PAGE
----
We still await detailed clarification of whether the Government believe that current prescription charges, as an example of co-payment, are fair in their operation; whether there are any proposals to make them fairer; and what is the future of those sort of co-payments.

Our third objection is that the Bill

That point has been made by hon. Members on both sides of the House, in particular by the hon. Member for

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Wakefield (Mr. Hinchliffe). Later in my speech, I shall return to the points he made. Our fourth concern is that the Bill

    "contains no mechanism for protecting those on low incomes against increased insurance costs"--

small though those compulsory insurance costs may be. Finally, we are concerned about the fact that the Bill

    "adds to bureaucracy without any sufficient compensatory benefit."

Such compensatory benefit would include clarification of some of the areas I have mentioned.

Our approach must be contrasted with that of the Conservatives. We can see from their reasoned amendment that much of their opposition to the Bill--apart from the Oppositionitis from which they are suffering--relates to their love of the motor car. The Opposition's reference to the motorist in their reasoned amendment might suggest that their love of the motor car is at least as great as, if not greater than, their love of the principles upon which the NHS was founded. I shall take this opportunity to explain our concerns about how the legislation may affect NHS founding principles.

We accept that, although the Bill does not introduce a new principle, it re-establishes an existing one. The Government had the opportunity in this Bill to abolish both the charges that apply to road traffic accident patients, but chose to abolish only one. Therefore, it is impossible for the Government to ignore the fact that they are re-establishing a principle that they had the opportunity to remove.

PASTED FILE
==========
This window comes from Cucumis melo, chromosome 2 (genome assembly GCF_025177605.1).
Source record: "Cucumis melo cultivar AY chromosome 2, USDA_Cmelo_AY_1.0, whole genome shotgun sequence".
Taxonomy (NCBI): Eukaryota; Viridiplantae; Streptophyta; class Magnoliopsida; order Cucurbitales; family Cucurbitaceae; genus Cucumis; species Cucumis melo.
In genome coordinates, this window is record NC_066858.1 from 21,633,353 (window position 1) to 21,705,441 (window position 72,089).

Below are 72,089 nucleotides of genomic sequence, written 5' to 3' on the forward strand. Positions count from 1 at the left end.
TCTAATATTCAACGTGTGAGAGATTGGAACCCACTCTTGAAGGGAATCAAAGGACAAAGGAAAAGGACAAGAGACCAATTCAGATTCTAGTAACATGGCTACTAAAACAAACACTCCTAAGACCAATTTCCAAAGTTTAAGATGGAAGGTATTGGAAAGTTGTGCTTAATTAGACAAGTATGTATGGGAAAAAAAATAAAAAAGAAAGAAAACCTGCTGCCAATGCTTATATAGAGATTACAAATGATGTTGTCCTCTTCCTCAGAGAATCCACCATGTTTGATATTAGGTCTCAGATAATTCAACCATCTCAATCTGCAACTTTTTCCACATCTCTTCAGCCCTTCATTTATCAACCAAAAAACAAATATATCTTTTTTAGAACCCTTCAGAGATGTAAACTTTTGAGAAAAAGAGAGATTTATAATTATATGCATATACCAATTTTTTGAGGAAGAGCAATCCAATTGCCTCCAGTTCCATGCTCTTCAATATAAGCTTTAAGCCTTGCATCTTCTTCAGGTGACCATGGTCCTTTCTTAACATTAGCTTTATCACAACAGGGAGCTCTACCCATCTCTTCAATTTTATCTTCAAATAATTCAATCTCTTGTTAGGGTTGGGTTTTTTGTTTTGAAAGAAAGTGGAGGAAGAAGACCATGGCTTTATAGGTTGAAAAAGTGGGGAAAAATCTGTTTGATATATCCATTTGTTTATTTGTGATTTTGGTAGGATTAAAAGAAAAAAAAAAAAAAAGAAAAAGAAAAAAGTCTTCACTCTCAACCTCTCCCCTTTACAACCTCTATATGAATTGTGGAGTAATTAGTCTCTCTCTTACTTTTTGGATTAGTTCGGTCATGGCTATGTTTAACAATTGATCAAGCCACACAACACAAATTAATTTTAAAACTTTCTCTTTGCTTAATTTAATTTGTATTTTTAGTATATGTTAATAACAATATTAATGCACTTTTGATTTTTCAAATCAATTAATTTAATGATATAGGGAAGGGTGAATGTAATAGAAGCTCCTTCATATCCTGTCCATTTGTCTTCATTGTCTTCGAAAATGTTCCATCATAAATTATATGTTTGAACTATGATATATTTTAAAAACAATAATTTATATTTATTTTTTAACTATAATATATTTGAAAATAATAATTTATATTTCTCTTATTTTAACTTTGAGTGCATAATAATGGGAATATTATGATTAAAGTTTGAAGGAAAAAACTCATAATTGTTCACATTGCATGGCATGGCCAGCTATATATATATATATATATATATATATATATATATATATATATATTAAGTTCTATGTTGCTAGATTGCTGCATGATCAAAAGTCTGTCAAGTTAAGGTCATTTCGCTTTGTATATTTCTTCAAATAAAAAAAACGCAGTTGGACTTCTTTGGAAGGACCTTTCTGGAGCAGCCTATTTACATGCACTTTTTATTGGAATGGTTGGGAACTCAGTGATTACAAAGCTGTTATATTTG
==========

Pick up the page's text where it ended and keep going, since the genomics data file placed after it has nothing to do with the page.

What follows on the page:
That principle which they have chosen to retain is that income for the NHS can be raised from patients. My hon. Friend the Member for Southwark, North and Bermondsey (Mr. Hughes) expressed concern about that matter earlier. The Secretary of State admitted that there will be an increase in the cost of motor insurance. Estimates of that increase range from £10--the figure suggested by the Opposition--to a lesser figure favoured by the Government. I am sure that if their own estimates were revised upwards the Government would opt for talking of an increase of £9.99, rather than £10, in the interests of good public relations.

That insurance increment is regressive as it will be compulsory and will generally have no regard for the income of the person seeking to take out car insurance. Everyone will be affected equally. That is not the case with the current main source of revenue for the NHS: income taxation. We believe that the principle of fairness should be upheld in all NHS policy. That is why we are concerned about the perpetual increases in prescription charges and why we went to the election calling for a freeze in those charges prior to a review. The current system has a regressive effect at the margins for those who just fail to qualify for exemption from prescription charges.

We are also concerned about where the process will end. Some hon. Members have tried to make reassuring comments, but we are not convinced. If the charge is restricted to compulsory insurance, it will not apply to injuries incurred during sporting activities where there is no compulsory insurance. My hon. Friend the Member for Southwark, North and Bermondsey asked whether the Government will soon introduce legislation to recover charges arising from employer liability--which is compulsory in many areas--as a result of industrial accidents; or from local authority liability that currently applies to injuries incurred through the negligence of local authorities.